July 28, 2009
Mass Market Paperback, 416 pages
Random House Publishing.
Favorite quote: "...then somebody like you walks in and it ratchets up to the Nine Inch Nails song my uncle plays all the time for his wife."
He calls me his Queen of the Night. I'd die for him. I'd kill for him, too.
When MacKayla Lane receives a torn page from her dead sister's journal, she is stunned by Alina's desperate words. And now MacKayla knows that her sister's killer is close. But evil is closer. And suddenly the sidhe-seer is on the hunt: For answers. For revenge. And for an ancient book of dark magic so evil, it corrupts anyone who touches it. Mac's quest for the Sinsar-Dubh takes her into the mean, shape-shifting streets of Dublin, with a suspicious cop on her tail. Forced into a dangerous triangle of alliance with V'lane, an insatiable Fae prince of lethally erotic tastes, and Jericho Barrons, a man of primal desires and untold secrets, Mac is soon locked in a battle for her body, mind, and soul.
This series just keeps getting better and better. Picking up right where Bloodfever left off, Faefever will leave you gasping for breath by the end.
In Faefever, Mac continues in her quest to recover the mythical Sinsar-Dubh with the help of the mysterious Jericho Barrons. However, she is still unsure who she can trust. After a close encounter with the fabled book, Mac learns that the Sinsar-Dubh has morphed into something far more fearsome than just an Unseelie Hallow. Also, Dublin itself appears to be on the brink of chaos as the Dark Zones continue to grow and more Unseelie slip through the cracks. As Halloween or Samhain fast approaches, Mac learns that the prison walls holding the rest of the Unseelie at bay will fall if the MacKeltar's ritual is not performed correctly. However, without the Sinsar-Dubh, Mac has no idea how to keep the barriers separating our world and the Unseelie prison in place.
If you hate cliff-hangers, do not read this book. The ending packs quite a punch. However, the rest of the book will keep you flipping the pages at a steady pace. In Faefever, Moning reveals more about the origins of the Sinsar-Dubh and the Unseelie. She also gives a few more clues about the true identity of Barrons. Yet, for every lose end Moning ties up, she adds a new twist to the story that will have you scratching your head. I thought for sure I had Barrons nailed! Guess not...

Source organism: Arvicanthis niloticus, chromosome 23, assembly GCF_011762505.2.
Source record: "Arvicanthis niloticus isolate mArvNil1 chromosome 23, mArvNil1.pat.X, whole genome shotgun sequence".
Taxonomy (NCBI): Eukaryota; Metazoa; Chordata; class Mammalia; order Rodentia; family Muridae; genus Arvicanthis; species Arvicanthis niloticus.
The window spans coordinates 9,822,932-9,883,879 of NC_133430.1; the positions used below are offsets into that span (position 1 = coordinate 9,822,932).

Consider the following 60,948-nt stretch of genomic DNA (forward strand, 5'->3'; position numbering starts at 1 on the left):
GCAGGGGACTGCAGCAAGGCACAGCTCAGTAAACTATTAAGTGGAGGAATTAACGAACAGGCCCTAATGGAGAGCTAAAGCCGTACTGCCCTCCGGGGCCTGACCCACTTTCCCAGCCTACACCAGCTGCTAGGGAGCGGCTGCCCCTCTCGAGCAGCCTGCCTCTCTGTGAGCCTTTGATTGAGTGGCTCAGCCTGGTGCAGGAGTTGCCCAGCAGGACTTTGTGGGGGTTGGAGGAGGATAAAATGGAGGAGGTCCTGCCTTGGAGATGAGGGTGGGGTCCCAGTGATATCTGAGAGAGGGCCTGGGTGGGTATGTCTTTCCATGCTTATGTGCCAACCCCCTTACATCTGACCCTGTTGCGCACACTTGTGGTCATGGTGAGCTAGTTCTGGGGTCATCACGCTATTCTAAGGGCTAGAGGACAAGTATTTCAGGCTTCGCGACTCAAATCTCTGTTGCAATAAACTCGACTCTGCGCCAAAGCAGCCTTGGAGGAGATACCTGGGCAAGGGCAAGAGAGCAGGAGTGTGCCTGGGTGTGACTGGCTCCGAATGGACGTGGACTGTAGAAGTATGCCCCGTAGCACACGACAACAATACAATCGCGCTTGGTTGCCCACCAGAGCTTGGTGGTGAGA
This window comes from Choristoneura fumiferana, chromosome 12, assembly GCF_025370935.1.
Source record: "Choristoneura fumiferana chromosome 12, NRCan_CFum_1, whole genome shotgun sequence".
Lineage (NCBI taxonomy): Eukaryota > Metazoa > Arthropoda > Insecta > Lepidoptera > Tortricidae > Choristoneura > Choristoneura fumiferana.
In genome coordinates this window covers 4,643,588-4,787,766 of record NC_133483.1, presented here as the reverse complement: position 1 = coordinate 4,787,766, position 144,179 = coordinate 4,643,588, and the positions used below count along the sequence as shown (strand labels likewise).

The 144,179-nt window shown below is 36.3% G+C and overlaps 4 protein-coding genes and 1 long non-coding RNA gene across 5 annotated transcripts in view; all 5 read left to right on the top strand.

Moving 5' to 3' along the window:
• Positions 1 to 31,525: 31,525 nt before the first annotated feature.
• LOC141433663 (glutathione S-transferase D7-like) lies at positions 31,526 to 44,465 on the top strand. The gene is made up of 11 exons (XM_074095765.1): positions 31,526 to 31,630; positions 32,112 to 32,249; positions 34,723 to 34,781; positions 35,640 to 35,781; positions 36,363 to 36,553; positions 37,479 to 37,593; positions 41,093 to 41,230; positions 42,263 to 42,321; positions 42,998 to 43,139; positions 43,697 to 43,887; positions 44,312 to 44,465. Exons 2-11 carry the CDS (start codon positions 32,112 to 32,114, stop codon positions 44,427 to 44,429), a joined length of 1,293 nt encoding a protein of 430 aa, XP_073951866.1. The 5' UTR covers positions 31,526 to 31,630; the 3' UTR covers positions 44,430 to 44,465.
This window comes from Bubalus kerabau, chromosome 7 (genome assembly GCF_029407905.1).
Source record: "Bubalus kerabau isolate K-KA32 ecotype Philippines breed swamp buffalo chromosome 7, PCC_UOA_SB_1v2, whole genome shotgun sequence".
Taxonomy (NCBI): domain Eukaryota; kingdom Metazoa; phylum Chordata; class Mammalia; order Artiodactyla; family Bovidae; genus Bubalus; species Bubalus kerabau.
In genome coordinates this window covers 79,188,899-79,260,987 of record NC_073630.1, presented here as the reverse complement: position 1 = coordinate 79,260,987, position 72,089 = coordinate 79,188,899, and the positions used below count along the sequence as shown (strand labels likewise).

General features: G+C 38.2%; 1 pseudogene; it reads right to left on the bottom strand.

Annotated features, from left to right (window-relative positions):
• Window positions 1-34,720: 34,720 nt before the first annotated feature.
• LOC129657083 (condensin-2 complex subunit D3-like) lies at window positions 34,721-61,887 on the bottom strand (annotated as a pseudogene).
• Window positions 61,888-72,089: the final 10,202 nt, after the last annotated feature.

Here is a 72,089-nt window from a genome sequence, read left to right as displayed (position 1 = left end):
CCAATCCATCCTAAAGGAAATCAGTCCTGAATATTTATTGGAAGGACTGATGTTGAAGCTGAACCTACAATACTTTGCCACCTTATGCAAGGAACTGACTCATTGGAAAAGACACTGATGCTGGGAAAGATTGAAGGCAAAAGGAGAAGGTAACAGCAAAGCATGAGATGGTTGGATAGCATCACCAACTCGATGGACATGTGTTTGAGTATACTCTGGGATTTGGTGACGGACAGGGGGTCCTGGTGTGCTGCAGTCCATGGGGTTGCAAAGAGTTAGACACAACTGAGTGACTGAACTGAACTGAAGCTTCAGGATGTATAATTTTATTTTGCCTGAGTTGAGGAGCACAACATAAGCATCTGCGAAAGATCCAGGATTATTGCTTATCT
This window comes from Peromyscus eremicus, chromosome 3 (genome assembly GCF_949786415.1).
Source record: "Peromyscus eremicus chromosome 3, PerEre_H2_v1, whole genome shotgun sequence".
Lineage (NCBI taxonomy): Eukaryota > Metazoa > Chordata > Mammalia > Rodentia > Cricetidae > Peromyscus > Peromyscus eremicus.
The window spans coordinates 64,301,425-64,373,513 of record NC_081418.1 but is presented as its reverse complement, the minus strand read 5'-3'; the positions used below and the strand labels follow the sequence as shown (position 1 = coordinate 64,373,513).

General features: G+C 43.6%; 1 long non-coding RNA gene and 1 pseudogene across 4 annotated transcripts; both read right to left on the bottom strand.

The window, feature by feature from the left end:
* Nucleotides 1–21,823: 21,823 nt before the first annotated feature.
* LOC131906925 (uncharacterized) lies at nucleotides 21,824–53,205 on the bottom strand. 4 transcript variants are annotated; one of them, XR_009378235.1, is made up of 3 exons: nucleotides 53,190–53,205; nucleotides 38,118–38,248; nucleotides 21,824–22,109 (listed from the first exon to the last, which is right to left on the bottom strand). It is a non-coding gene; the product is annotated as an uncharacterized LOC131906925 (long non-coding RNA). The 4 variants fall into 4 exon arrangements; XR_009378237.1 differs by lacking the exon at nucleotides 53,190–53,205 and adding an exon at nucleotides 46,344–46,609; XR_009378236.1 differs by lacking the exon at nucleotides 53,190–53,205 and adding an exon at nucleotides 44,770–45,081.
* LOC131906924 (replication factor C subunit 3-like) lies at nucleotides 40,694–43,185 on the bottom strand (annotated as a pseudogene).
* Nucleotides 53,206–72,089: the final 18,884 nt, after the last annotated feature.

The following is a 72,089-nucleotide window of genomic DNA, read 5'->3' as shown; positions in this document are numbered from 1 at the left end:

Mac also continues her transformation in the book. She is beginning to embrace the Savage Mac side of her. However, she still desperately clings to the elements that defined her life before her sister's murder. Although I'm glad the girly-girl attitude is gone, I understand Mac's need to hold on to some scraps of her old life, even if that means wearing a pastel colored sweater or buying a pink bike helmet. Mac is quickly becoming one of my favorite heroines.
The secondary characters in the book also become more integral to the overall story in Faefever. Everyone seems to have a large stake in finding the Sinsar-Dubh. Also, each character is complex in that they are all shades of grey. Not everything is black and white in this book. The good guys aren't necessarily good and some of the bad guys aren't all the bad. It certainly makes you more empathetic to Mac's trust issues.
So far, Faefever is my favorite book in the series. However, I'm about to go pluck Dreamfever off my bookshelf so its regin as my fave may not last long. If you haven't started this series yet, what are you wating for? I've kicked myself enough times already for not devouring these books sooner.
Loved it! It was one steamin' hot cup of joe.
~All Things Urban Fantasy - 4/5
Other books in the series:
Shadowfever (January 18, 2011)